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EXCLUSIVE : THE AMERICANS Season 6 Scoop: Interview With Costa Ronin

THE AMERICANS -- Pictured: Costa Ronin as Oleg Burov. CR: Pari Dukovic/FX

THE AMERICANS — Pictured: Costa Ronin as Oleg Burov. CR: Pari Dukovic/FX

THE FX drama series THE AMERICANS is such an incredible television show, filled with such finely-nuanced character portrayals, that viewers are often conflicted about rooting for a family of Russian spies working against the United States. But that is the paradox of great television: sometimes you find yourself identifying with those who hold vastly different political ideals and beliefs. It has been a pleasure, if not moral conundrum, to be a fan for the past five seasons of THE AMERICANS. While at this past Winter Television Critics Association Tour, in an exclusive interview, Costa Ronin talked about the extraordinary journey he has taken with his character Oleg on THE AMERICANS and reflects on his own six season adventure as an actor on the show.

Season 6, everything is wrapping everything up. Things are getting crazy, and poor Oleg gets back involved with things back on the US side, which I’m sure he was never anticipating having to do again.
COSTA: He was hoping not to have to deal with it, yes.

He does make the return to the US. Is he elated to be back in that familiar environment, or is that just too terrifying at this point?
COSTA: It’s neither. It’s not terrifying, and it doesn’t bring him any joy either because it’s the path that he wanted to forget. It’s the path that he did his utmost best to forget. And, especially now that he has a wife and a child, it’s imperative that none of that ever happens again. However, as we know, the future that he created for himself gets destroyed and ruined by his past. It’s crazy, but it’s somebody else that he was being a part of for so many years.

He kind of gets caught up in the events around him again. But this time, it seems like he’s a little bit more of a willing participant, and he seems to be doing it for the sake of honor. At least that was my impression.
COSTA: Yes. He always did. Everything he did, he always did it for the sake of honor because he always tried seeing the bigger picture. It was never for him about, “Okay, we’ll just …” And just blindly following the orders of anybody. It was like, “Yeah, sure. This is my job, but does it make sense?” And a lot of the decisions that he made over the years, which some of them we got a chance to see, those decisions were made for the sake of the bigger picture. It was all about the bigger picture. And of course right now, everything that’s happening right now in the world because of the events that happened over the last 30 years — some of which we are covering in the course of the show, some of them — the show gives us a glimpse of what those people had to deal with and go through in their lives and how they navigated the political change, how they navigated those decisions, those moral decisions and those work decisions and those family decisions in those years. I mean, we probably don’t know it that well, but the generation of our parents, they were the ones who were hands-on making those decisions.

And those events had ripple-effects that we currently live amongst.
COSTA: Yeah. Yeah.

Those were powerful times, even though they might not have sensed it completely at that pointy. But Oleg seems to have a sense, before he went back to the United States, that this could be a tipping point. Like if he didn’t go, it was going to set a course for his country that he didn’t want to see happen.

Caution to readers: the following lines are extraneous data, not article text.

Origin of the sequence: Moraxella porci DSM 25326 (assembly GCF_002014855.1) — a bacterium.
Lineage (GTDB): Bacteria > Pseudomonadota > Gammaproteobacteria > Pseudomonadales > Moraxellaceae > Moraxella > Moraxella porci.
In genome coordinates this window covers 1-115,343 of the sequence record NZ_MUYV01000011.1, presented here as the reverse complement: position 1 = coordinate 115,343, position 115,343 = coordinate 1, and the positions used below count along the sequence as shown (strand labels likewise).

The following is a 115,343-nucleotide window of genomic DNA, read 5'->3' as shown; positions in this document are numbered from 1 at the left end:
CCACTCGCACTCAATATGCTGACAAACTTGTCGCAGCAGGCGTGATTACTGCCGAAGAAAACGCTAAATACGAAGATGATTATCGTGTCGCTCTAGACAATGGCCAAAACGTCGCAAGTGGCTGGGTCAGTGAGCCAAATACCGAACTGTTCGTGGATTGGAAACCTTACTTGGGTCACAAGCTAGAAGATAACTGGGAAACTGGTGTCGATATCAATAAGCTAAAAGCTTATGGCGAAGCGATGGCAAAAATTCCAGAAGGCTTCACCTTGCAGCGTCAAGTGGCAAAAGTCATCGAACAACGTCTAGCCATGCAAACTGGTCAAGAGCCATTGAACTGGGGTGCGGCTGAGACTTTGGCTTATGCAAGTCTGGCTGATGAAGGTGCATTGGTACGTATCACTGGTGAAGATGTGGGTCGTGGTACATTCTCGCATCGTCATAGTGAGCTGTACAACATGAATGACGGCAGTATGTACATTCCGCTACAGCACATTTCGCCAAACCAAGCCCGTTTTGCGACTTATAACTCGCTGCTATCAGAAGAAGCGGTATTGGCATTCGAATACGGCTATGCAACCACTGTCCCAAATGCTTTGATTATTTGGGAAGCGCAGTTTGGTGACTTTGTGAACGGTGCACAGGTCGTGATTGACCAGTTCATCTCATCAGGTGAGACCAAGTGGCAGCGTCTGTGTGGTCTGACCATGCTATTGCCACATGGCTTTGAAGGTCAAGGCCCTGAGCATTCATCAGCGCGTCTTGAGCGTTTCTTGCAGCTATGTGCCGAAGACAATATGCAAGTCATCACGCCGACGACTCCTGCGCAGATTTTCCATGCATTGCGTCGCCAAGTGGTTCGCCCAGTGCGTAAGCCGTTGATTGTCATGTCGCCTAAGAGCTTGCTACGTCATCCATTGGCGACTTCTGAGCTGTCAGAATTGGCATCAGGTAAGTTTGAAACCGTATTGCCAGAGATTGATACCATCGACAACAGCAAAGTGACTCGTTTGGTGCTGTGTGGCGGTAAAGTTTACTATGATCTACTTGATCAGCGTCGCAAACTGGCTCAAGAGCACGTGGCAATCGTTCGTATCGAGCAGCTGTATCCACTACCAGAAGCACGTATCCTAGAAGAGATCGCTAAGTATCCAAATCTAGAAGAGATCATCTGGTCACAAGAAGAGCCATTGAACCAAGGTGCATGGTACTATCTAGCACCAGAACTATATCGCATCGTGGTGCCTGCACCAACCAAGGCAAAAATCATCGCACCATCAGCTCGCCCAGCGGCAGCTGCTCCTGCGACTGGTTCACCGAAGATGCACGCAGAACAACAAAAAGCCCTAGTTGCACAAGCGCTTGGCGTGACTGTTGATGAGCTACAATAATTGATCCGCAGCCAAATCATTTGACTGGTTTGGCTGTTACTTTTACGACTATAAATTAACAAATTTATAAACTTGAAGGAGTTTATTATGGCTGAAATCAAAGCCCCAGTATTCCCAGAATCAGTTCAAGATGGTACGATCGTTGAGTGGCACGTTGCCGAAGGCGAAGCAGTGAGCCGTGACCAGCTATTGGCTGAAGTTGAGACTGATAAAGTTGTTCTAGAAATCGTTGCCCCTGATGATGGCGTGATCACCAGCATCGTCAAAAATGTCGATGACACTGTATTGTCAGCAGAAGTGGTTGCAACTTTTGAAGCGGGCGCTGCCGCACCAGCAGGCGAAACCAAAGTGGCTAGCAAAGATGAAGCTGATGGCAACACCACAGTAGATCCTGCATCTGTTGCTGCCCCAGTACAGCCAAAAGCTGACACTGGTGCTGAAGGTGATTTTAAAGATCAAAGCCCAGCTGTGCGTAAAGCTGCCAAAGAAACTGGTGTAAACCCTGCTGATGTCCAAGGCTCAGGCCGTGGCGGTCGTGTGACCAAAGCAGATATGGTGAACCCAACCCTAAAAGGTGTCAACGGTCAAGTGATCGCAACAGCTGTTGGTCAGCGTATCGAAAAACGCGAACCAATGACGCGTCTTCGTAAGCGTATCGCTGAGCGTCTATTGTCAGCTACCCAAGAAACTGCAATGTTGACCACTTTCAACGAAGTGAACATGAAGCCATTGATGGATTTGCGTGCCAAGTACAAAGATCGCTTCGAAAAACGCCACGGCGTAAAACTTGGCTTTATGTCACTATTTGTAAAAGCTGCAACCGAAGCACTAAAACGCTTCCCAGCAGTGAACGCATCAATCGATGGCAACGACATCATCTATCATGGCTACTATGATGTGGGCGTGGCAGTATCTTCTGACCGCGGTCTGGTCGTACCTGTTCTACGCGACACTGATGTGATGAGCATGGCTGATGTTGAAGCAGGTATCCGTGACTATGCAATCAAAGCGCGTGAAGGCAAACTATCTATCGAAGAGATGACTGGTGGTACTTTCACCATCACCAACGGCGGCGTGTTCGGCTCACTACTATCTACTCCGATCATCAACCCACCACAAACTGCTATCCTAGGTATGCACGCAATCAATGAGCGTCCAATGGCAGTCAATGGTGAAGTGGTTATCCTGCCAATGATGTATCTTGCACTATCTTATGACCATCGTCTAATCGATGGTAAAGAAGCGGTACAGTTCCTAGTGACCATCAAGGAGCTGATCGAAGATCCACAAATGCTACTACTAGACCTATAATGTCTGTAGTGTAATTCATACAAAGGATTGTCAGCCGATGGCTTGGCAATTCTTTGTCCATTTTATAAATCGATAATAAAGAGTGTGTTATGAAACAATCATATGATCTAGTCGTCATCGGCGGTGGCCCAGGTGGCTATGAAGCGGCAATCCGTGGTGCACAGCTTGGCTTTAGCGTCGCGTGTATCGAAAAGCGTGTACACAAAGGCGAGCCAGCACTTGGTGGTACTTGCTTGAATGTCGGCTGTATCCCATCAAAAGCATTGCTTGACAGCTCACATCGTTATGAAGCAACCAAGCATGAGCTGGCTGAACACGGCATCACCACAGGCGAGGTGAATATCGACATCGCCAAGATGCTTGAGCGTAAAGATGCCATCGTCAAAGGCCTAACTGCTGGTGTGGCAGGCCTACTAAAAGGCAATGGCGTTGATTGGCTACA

COSTA: You never know, because it made the most sense for him. You’ve got to remember also that he and Arkady were always on the same side, even if they didn’t always see eye-to-eye. So, for Arkady [Lev Gorn] to come in and say, “Listen, I need help,” it was a no brainer for Oleg to say, “I believe on this. I may not necessarily understand everything there is to understand because I don’t have access to the same material that you have.” But you’ve got to remember, Arkady is one of the big wigs of the KGB, the whole structure of the KGB, whereas Oleg’s out. He’s been out for three years. A lot have changed in three years. He doesn’t have access to the same intel. He doesn’t have the same intel. Moreover, he’s moved on. He’s got a family. He’s got a beautiful wife and a baby boy. The last thing he wants to do is go back to that whole nonsense of the spy game. However, he does feel the responsibility of being part of it because if he doesn’t, like he says to his wife, “If we sit still, then what’s going to happen?” because the future of their kid lies in his hands. So, if he sits still, and everybody else who makes sense sits still, then where is the world going to come to? And what we are witnessing right now is exactly what was happening then. It’s people like Oleg and people like Arkady and people like Stan who were making those decisions 30 years ago created this ripple-effect, and the result is what we’re dealing with today.

When you took this role, did you foresee it would be kind of a hero’s journey for him, that he would have this redemption?
COSTA: No, I was going into those two episodes and go home. I had absolutely no idea I was going to be here for this long, and I absolutely had no idea that we’d be having this conversation five, six years down the track. It just so happened that the writers saw something in that character, and they were interested enough to find out more about that character. And that’s how it began, and I’m very grateful that it wasn’t just an add-on character. They were able to give him his own world and his own life and write out different facets of his life, to give an audience an understanding of what he is like, not just a public figure, but as a man, as a human being. Because at the end of the day, the show is not about the Cold War. It’s not a show about spies. It’s a show about human beings. There is just no greater place in life where the stakes are so high, where you go out on a limb, and you make decisions like that every day, and then you come home, and you check your kids’ homework, and you have a barbecue with an FBI agent. There is just simply nothing else in the world you can do that beats that.

So this has been kind of remarkable for you, then, as well. Not just his journey. But for you as an actor.